In August 2016, actor Ricky Tomlinson claimed that Special Branch police were involved in blacklisting him and other workers. The Canary has seen a previously unpublished report on such allegations. And its damning conclusions back up Tomlinson’s claim.
The report was dated February 2016, when Theresa May was home secretary, but not published. It was authored by Chief Constable of Derbyshire Mick Creedon (since retired) as part of Operation Reuben, which came under the control of Operation Herne.
The full Reuben report (redacted in parts) is here.
The report’s very limited remit under Herne focused on whether the Special Demonstration Squad (SDS) provided information to blacklisting agencies. While it states that specific allegations relating to the SDS were ‘unproven’ (sections 13.2 to 13.5), the report admits other forms of collusion were proven. For the sake of brevity this article refers only to those “proven” examples. We also provide additional evidence that appears to show a direct link between undercover policing and blacklisting.
Early on the report makes clear that collusion between the police and blacklisting agencies was ‘proven’.
The report also refers to an allegation of collusion between Gordon Mills, a former Chief Inspector with the now defunct National Extremism Tactical Coordination Unit (NETCU), and blacklisting agency the Consulting Association. Specifically, it refers to a handwritten note by Consulting Association manager Ian Kerr about a meeting at which Mills was guest speaker.
But the report does not include the handwritten note itself. A copy of that note was previously published by The Canary and is reproduced here.
The Reuben report concludes that police, Special Branch and NETCU were all involved in blacklisting:
In a January 2013 article in The Times, Kerr talked of “dealings” with NETCU and a “key officer”, and also about how the Consulting Association had established links with the “police and security services”.
Perhaps unsurprisingly, the Reuben report further concluded:
Mick Creedon, the author of the report, could be described as an undercover policing insider, in that he oversaw a number of high-profile policing operations of protests in Derbyshire. These included the Earth First summer gathering, the 2005 G8 protests, and the targeting of environmental protests (including infiltration by notorious ‘spycop’ Mark Kennedy).
In a 2013 letter to lawyer Harriet Wistrich, Creedon referred to himself as one of three senior police officers whose role is to set policy in regard to undercover policing.
The Reuben report has been concealed from the public since 2015. Nor is it known if it will be made fully available to the Undercover Policing inquiry. If not, this means that the inquiry could be ignoring those findings that proved collusion
However, in March 2018, the Metropolitan Police Service admitted in a letter that collusion had taken place and quoted sections of the Operation Reuben report.
Labour shadow chancellor John McDonnell commented at the time:
It is now abundantly clear that various arms of the state including the police colluded in the blacklisting process. This is one of the hidden scandals of the abuse of civil liberties in our country that needs to be recognised fully and addressed.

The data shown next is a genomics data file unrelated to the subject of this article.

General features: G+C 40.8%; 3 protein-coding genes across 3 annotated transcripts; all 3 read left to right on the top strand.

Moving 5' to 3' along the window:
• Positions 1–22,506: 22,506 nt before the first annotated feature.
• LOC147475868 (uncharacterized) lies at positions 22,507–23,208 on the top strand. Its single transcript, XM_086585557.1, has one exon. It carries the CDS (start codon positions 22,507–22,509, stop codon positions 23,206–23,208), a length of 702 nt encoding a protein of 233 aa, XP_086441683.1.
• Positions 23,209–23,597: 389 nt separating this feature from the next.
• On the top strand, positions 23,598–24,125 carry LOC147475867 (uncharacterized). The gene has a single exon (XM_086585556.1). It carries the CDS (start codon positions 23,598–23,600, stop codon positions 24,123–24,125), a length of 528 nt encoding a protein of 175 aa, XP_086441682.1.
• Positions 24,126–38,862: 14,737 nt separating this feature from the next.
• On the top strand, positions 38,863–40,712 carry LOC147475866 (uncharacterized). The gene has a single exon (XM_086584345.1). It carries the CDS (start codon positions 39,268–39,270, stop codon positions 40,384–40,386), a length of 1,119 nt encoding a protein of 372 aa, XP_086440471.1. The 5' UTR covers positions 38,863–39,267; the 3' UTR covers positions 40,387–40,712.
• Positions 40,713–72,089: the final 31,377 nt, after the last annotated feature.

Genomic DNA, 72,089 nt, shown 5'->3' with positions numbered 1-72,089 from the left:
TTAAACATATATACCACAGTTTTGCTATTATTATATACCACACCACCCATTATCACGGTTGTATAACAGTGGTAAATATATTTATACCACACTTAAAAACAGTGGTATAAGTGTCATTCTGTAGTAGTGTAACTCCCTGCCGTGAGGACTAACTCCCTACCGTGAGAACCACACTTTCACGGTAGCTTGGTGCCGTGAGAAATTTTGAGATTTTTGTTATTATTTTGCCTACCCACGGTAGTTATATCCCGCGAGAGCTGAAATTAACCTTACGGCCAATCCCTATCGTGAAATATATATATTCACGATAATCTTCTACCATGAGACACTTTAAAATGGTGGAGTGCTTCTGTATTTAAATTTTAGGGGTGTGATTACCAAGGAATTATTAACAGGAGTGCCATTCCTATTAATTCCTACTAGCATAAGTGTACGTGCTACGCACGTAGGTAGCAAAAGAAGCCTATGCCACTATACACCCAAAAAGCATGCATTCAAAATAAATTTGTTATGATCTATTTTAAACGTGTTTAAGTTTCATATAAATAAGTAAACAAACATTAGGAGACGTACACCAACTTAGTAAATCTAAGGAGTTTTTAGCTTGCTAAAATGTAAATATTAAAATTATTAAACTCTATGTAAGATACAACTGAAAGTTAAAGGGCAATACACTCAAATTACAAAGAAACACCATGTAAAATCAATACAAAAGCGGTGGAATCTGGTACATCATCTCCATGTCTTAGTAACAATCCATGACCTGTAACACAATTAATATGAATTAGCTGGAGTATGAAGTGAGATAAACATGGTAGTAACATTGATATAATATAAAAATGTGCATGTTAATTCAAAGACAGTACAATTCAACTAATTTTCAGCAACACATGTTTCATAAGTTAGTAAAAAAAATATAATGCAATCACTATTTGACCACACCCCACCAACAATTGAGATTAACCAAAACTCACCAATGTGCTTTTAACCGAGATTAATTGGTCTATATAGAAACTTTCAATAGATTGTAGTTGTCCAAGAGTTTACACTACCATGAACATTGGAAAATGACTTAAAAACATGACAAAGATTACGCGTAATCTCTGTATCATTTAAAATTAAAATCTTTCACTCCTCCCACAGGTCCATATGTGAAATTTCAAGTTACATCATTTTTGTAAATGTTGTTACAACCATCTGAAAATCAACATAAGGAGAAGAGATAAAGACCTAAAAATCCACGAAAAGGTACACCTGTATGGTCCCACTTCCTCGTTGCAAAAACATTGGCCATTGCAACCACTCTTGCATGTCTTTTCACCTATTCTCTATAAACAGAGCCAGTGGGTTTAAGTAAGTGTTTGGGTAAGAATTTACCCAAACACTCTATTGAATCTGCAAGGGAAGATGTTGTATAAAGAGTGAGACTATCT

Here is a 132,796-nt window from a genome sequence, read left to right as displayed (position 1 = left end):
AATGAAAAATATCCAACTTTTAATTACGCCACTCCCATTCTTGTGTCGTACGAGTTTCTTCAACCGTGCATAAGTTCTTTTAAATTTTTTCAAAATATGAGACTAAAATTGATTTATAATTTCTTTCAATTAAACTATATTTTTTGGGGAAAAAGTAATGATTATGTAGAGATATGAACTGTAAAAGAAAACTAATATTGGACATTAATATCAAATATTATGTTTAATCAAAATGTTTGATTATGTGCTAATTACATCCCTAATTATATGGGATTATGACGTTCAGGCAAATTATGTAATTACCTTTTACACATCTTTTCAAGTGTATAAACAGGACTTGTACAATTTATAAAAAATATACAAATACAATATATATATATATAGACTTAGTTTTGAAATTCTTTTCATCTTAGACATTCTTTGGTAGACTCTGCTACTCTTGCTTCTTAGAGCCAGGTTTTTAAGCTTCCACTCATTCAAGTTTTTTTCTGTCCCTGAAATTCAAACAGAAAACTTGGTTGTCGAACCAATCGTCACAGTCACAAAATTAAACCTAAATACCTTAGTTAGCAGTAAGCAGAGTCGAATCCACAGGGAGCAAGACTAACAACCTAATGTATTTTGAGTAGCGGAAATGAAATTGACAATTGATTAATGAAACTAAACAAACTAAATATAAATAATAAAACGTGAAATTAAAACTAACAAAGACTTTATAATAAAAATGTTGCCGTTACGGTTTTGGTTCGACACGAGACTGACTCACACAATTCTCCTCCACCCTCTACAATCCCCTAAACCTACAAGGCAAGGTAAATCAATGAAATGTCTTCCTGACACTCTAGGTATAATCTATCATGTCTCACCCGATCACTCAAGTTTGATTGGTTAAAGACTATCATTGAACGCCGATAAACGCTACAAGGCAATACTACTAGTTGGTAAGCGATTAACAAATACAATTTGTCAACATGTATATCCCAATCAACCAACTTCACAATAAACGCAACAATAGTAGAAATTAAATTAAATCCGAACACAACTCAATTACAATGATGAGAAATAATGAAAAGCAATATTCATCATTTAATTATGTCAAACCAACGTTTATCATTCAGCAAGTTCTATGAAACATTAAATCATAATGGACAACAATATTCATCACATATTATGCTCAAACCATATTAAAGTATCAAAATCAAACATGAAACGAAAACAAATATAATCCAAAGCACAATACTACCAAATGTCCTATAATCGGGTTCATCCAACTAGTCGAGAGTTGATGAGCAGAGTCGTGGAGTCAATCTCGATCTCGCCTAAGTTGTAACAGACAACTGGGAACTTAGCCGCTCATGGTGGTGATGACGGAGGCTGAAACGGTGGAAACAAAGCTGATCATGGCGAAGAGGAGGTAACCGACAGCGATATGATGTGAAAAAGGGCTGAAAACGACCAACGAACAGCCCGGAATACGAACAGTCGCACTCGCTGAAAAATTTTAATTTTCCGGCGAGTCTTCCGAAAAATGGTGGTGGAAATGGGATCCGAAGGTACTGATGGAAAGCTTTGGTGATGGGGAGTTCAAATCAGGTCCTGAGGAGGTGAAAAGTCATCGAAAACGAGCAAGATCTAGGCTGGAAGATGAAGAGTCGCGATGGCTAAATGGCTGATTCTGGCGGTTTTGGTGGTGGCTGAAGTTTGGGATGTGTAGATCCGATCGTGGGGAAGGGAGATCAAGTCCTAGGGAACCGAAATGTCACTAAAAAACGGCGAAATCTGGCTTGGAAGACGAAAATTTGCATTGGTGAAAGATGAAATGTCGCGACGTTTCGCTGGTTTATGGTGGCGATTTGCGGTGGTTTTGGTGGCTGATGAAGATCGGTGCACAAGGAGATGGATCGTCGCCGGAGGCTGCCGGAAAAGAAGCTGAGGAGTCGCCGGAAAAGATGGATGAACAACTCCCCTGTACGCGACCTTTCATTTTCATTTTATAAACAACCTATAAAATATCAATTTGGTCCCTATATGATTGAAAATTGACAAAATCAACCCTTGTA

The GMB union estimated that from October 1999 to April 2004, one company alone – the now-collapsed Carillion – checked at least 14,724 names against files illegally held by the Consulting Association. One such file, seen by The Canary, is for client 3271 (code for Carillion) and accuses Paul (last name redacted) of raising grievances:
The Canary has seen the Consulting Association’s entire set of ledgers. Part 1 of the June 2000 – November 2003 accounts, for example, shows Carillion paid a fee of £1909.76 for February 2001 alone:
Dave Smith, joint secretary of the Blacklist Support Group, added:
Carillon blacklisted me after I raised concerns about safety on their building sites; it ended up in the European Court of Human Rights. At the very same time the company were milking public sector contracts including in the NHS. Not another penny of taxpayers money should be given to these wretches.
Indeed, over 40 other companies – such as Amec Building Ltd, Bam Nuttall (Edmund Nutall Ltd), Dudley Bower & Co Ltd and Shepherd Engineering Service – were found to have been Consulting Association subscribers. More than 3,000 construction workers were blacklisted by that agency.
And there’s more
And here is Ricky Tomlinson’s entry on the list (showing his real name – Eric Tomlinson – and his then address and birth date):
The Metropolitan Police Service has admitted to collusion in the blacklisting of workers.
Should a legal firm decide to pursue such claims against either the companies that subscribed to the Economic League blacklists or the police who colluded with the Economic League, then The Canary will provide copies of those blacklists and other internal Economic League documents.
Featured image via Channel 4 News screengrab (video no longer available)
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